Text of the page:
Mufti: Credibillity Of Religious Authority Need To Be Earned, Open And Engaging Discussions Necessary

Counter-messaging must be a key weapon in the fight against terrorism, yet it can be a difficult one to wield due to the myriad of factors fuelling the rise of extremism today, said speakers at a symposium yesterday.

Speaking on the second day of the East Asia Summit Symposium on Religious Rehabilitation and Social Integration, Singapore’s mufti, Dr Fatris Bakaram, questioned if acts of terror could simply be attributed to a misinterpretation of religious texts.

He also asked if radicalisation could be caused by a sense of disenchantment with the state, a rejection of the secular culture or a political agenda.

“One could certainly add on to the list of questions, and I suspect the reasons are as multi-various as they are interlinked,” he added.

Retired General John Allen from the United States noted that the Islamic State in Iraq and Syria (ISIS) is an “offshoot” of a series of socio-economic and political circumstances.

“And unless we solve those underlying causes, Daesh (an acronym of ISIS’ Arabic name) will simply be … a symptom … ultimately, the coalition’s activity will not be cured,” said Gen Allen. He was appointed last September as the Special Presidential Envoy for the Global Coalition to Counter ISIL, a term by which the ISIS is also known.

Gen Allen noted that the Internet has aided extremist operations in their global expansion, resulting in an “unprecedented generational challenge”, with young men and women able to fight for the cause from even their home countries.

To fight terrorism, he said, we must “dominate the information environment” across different platforms and languages, with messages that contest ISIS’ “propaganda machine”.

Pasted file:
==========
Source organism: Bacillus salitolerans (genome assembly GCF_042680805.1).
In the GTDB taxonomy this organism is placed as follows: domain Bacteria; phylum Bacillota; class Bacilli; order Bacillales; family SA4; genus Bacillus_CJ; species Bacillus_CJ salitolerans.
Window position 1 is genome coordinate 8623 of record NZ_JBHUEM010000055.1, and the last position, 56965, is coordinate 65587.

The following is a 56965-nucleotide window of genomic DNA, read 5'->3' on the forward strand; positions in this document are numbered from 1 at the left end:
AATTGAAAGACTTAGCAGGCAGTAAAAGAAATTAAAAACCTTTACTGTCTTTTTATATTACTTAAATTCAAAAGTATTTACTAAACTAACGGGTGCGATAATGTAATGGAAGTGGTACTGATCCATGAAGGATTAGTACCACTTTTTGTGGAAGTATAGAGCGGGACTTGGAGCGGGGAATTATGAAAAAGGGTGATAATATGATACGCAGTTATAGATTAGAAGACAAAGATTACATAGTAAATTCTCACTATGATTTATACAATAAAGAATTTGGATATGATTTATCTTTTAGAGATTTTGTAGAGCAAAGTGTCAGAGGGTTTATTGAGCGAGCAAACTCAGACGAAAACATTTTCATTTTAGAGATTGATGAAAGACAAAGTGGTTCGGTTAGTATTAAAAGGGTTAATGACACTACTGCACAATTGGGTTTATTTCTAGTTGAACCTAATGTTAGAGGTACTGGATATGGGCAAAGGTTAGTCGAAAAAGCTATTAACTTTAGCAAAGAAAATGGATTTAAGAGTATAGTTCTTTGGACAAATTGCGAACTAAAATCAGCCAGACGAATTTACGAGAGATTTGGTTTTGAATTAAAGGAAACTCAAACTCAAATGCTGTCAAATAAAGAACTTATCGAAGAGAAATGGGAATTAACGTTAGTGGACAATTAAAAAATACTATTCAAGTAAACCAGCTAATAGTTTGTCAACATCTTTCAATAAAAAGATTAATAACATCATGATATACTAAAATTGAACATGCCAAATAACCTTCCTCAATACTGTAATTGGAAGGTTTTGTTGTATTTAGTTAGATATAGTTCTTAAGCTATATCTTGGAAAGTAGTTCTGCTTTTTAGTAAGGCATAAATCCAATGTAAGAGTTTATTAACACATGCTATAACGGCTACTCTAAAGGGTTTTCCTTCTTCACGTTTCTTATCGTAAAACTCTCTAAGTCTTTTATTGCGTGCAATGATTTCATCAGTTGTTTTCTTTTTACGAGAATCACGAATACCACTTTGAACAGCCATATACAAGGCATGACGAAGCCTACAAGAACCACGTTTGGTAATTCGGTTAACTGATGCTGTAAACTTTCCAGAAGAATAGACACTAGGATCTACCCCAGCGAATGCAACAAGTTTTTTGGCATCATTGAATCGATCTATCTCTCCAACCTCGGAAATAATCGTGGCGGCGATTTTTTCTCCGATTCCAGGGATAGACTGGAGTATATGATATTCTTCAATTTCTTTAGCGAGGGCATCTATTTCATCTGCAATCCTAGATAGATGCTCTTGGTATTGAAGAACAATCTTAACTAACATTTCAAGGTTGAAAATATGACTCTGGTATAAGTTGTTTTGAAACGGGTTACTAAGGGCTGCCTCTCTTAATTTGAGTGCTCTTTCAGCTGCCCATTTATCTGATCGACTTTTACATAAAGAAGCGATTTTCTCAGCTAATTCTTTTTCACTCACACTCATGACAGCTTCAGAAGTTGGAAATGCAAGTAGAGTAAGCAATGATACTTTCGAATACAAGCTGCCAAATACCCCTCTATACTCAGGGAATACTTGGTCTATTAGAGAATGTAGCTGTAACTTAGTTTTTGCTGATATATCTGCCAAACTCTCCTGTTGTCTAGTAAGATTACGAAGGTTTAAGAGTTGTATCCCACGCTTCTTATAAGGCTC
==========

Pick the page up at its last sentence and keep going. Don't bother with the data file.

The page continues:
“(We must) take back the information sphere from Daesh and eliminate its pre-eminence.”

Gen Allen added that a multi-pronged approach against terrorism must also involve efforts to clamp down on the movement of foreign fighters as well as the financial resources of extremist outfits.

However, Dr Fatris stressed that messages must be crafted and conveyed by credible leaders, and noted that credibility had to be earned over time. “Our credibility as a religious authority is not a right … we (cannot) implicitly assume that people will listen to us … we are essentially partaking in a battle for the heart and soul of Islam.”

He added that religious leaders cannot shy away from addressing “dark and difficult episodes of warfare and persecution”. Educating the young today is not simply about telling them what is right or wrong, he said. “It is engaging their learning process, hearing them … engaging them on ideas and letting them speak their minds.”

Dr Rohan Gunaratna, head of the International Centre for Political Violence and Terrorism Research at the S Rajaratnam School of International Studies, said there were more than 10,000 terrorist-related Facebook accounts, 47,000 Twitter accounts and more than 9,800 websites. “We need a point-by-point rebuttal of (ISIS’) justifications for using violence … you specifically question, show me in the Koran that this is permitted,” he said.



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